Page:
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Posts Tagged ‘trees’

INSPIRATION AND ASSIGNMENTS: TREES A SECOND APPEARANCE

June 9, 2018 4 comments

I enjoy living in an area where there are distinct seasons. The scenery changes often enough and sometimes rapidly enough to have different visuals almost on a daily basis.

The photo of the lone tree illustrated in the previous post was taken on June 5 of this year. The photo of the same lone tree in this post was taken on May 1 of this year. 

And in a few weeks time, the corn that has been planted in the foreground fields will be so tall that the tree will not be visible from this same vantage point.

Ya know…looking back, I wonder if I should have reversed the order of photos/posts. Oh well.

 

 

 

 

 

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INSPIRATION AND ASSIGNMENTS: TREES

June 5, 2018 8 comments

I have a special affinity for trees and it doesn’t matter what species of tree I may be looking at. To me they are all special. I honestly think my love for trees started when I was a young boy. My parents planted a Scarlet Oak in the front yard before I was born. Scarlet Oak trees are pretty fast growers and by the time my younger sister and I were able to climb nearly to the top, it was already taller than our house. Granted, it was a ranch style house and we were still youngsters, it was still big to us! My sister and I spent many a day playing in the tree. Mom always knew where to find us. Oh, by the way, the tree still stands in the front yard of our childhood home. It’s at least 60 feet tall now. Maybe taller.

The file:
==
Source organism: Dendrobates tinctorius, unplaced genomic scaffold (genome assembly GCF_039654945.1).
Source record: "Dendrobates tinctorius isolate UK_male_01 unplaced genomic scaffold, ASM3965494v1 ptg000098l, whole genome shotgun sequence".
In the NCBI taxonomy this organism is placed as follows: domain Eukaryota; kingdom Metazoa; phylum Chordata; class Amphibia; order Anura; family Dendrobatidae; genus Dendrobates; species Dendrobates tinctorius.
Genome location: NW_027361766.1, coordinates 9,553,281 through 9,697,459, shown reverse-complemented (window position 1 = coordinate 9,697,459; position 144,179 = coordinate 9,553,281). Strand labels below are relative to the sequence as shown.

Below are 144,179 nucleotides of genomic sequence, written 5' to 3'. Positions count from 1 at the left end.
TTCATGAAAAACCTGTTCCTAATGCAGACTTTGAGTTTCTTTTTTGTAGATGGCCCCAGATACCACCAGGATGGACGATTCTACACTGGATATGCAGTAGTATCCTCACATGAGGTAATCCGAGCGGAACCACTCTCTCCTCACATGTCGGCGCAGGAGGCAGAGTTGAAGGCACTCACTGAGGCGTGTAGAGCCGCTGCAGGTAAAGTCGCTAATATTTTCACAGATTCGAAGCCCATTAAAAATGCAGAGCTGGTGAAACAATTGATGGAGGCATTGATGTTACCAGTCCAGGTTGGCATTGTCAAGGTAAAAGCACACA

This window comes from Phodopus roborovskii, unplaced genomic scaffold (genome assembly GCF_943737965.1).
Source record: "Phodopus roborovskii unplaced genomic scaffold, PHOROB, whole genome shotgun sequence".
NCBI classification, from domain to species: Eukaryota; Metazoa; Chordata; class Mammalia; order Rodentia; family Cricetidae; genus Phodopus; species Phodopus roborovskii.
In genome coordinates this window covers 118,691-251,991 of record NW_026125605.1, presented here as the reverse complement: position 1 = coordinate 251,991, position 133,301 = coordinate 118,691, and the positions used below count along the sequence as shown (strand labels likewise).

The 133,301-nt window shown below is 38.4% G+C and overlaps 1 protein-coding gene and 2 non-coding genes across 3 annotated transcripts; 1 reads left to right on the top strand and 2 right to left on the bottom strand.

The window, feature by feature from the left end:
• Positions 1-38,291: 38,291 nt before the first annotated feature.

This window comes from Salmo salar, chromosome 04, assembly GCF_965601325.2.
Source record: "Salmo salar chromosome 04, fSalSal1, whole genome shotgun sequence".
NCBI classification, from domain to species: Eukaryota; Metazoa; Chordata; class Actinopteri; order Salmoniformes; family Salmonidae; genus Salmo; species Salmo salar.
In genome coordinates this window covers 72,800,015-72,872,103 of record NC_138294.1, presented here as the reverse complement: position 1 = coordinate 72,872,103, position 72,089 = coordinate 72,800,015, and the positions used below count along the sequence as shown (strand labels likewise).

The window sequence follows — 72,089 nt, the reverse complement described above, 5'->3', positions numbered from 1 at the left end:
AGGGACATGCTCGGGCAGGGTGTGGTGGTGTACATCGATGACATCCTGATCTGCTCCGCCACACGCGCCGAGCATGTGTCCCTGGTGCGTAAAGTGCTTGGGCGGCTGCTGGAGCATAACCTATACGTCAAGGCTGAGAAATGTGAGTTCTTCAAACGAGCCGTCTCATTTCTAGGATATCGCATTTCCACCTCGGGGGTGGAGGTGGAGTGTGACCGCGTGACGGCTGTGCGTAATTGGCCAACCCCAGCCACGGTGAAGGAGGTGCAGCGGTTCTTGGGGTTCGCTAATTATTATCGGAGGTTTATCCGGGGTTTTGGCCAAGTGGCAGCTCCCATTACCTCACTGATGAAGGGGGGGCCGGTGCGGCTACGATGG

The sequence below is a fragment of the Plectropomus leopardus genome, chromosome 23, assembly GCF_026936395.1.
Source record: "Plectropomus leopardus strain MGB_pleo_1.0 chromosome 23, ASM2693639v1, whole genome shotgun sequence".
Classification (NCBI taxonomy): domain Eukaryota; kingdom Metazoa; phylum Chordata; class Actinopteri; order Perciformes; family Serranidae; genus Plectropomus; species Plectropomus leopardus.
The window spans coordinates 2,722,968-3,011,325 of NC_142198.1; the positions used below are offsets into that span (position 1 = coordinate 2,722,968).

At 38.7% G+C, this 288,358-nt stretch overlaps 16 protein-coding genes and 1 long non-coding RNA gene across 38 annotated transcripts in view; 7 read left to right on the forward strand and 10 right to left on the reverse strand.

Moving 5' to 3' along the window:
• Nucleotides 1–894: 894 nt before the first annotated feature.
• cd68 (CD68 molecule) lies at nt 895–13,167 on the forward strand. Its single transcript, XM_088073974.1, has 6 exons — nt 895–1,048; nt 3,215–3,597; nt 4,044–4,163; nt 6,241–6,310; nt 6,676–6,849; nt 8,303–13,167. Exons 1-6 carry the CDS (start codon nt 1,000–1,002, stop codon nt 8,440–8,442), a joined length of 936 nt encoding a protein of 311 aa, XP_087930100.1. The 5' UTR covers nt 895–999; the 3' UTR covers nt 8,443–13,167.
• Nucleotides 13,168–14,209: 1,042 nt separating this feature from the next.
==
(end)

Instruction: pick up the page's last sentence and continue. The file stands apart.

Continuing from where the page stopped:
Now several (well, many) decades later my love for trees continues. Whether it is through photography, woodworking or just visual enjoyment. And lately I have been doing a little exploring around the community where I live. Looking at trees. The area is nestled in a wide valley, surrounded by small and a few not so small family run farms. This area has been farmed for hundreds of years and most of the farms have been handed down over many generations. Though sparsely populated, in town there are two gas stations, a grocery store, a couple of small eateries and a few small shops. And tree lined streets. Yup, there are two.

Back to the trees…

Dotted among the farmland and rolling hills carved out by glaciers centuries ago, are groves of trees that have been untouched for a couple of hundred years. And then…what I find puzzling…are the lone trees some farmers leave to grow in the middle of their fields. 

Maybe they let them grow out there in the middle so some shade is provided for relief on a hot summer day. Or maybe, just maybe, the farmers leave the trees in the middle of their fields just because. I like that reason the best. 

Ya know…I would think that farmers are pretty well-read. So the quote that follows may be familiar to them. Just because…

“The tree which moves some to tears of joy is in the eyes of others only a

green thing that stands in the way. Some see Nature all ridicule and deformity, and some 

scarce see Nature at all. 

But to the eyes of the man with imagination, Nature is Imagination itself.”

William Blake

Letters

1799

 

 

 

 

 

IN THE FIELD: Coming Soon!

March 8, 2014 20 comments

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It’s been cold and snowy for a lot of folks this season. After all, it is winter. We still have quite a bit of snow on the ground and according to the calendar, Spring is right around the corner.

As much as I enjoy winter, I really can’t wait for warmer weather. So I decided to look through the archives to find a reminder of the up and coming season. I chose this shot which I had taken while on a shoot for a local country club last Spring.

f 8

1/80th

ISO 100

cloudy WB

 

IN THE FIELD: A Little Splash Of Red

December 3, 2013 33 comments

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IN THE FIELD: Busy Busy Busy

November 1, 2013 29 comments

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Where’s David been ???  Well here goes…we have been getting ready for the “big move.” My wife and have built a new home. It is something we have talked about doing since we first met.